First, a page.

July 7–30, 2017
Like Any Other
Julia Kwon’s work comments on gender and ethnicity. It explores different ways for creating ruptures on Korean patterns.She activates the paintings in relation to the stretcher bars, which become metaphors for framing and societal expectations for the authentic. She also creates figures inside enlarged Korean object-wrapping cloth and lucky pouch to express the embodied experience and both the seriousness and ridiculousness of objectification. However, the fabrics are not only covering, blocking and suffocating, but also protecting, hiding, and mystifying the body.
The textiles Kwon creates symbolize constructed notions of what it means to be Korean. Her work is not simply a representation of minority identities, but rather a commentary on the dehumanizing, problematic process of being identified, reduced and categorized. By employing object-wrapping cloth that was historically a creative outlet for Korean women who had limited contact with the outside world, she considers ideas such as tradition, labor, craft, and “feminine” work. Furthermore, the human-scale box painting that combines traditional Korean textile with contemporary, global logos considers both the past and the present to further investigate the idea of authenticity as well as cultural hybridity and transnationalism.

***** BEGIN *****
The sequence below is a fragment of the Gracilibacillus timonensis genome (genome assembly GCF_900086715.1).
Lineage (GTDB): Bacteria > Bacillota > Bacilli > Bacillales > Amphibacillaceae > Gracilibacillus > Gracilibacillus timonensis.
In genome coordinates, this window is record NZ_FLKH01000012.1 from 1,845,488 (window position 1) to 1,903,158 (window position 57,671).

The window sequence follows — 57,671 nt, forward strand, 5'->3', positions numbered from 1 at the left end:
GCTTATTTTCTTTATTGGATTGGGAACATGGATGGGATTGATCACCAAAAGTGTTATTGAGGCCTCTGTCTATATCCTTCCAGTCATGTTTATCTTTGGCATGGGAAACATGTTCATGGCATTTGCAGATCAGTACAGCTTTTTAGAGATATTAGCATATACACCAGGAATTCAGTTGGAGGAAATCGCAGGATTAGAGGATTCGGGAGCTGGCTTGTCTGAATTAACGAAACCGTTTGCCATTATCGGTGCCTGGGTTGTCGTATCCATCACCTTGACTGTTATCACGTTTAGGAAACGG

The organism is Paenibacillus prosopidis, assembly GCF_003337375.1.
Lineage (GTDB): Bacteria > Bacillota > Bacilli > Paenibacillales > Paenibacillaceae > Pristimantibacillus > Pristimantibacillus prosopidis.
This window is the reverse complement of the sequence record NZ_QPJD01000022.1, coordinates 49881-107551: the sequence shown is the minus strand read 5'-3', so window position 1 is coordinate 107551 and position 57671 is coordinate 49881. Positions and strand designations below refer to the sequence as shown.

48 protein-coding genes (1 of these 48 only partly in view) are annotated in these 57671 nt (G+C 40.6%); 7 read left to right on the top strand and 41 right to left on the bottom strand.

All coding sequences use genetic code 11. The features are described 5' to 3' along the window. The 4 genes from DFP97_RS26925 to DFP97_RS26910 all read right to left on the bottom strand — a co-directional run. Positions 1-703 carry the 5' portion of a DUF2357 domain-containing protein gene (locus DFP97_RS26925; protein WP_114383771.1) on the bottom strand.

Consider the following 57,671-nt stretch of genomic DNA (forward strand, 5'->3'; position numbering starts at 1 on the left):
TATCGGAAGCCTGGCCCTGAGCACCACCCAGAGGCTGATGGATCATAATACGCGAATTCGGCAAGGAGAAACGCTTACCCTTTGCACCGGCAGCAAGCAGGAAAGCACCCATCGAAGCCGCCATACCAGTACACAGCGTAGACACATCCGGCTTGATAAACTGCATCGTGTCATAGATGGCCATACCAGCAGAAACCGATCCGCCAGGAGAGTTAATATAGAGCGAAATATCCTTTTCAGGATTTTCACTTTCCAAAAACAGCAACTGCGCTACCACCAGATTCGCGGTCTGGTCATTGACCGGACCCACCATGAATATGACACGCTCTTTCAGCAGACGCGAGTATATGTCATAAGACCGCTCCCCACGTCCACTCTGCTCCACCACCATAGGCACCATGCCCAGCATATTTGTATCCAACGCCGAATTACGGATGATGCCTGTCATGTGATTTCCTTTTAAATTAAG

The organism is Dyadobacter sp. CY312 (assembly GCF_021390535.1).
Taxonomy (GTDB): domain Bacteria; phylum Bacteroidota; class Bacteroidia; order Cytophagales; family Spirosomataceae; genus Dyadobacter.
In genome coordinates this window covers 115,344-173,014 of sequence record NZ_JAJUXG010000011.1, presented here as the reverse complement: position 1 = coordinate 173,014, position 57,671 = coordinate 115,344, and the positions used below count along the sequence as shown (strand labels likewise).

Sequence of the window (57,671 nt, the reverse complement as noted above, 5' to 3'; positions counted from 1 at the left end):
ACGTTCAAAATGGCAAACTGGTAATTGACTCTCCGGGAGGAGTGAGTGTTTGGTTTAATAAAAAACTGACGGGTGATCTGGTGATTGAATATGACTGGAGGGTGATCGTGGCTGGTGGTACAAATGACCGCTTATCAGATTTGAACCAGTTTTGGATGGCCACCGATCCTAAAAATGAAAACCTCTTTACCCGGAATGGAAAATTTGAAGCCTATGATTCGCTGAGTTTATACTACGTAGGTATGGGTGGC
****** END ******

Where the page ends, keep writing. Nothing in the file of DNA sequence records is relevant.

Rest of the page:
By meticulously creating Korean textiles through painting and sewing, Kwon cherishes her cultural background. However, through imposing various disruptions and overburdening the textiles with “ethnic” patterns, she not only conveys her experience of being objectified and judged superficially, but also exposes and undercuts the very preconceptions others may have based on her gender and ethnicity.
Julia Kwon was born in Northern Virginia and earned her M.F.A. at the School of the Museum of Fine Arts/Tufts University and her B.A. in Studio Art at Georgetown University. She has been actively exhibiting her work and won various awards such as the artist residency at the Banff Centre for Arts and Creativity, Vermont Studio Center, Textile Arts Center, and Gallery 263.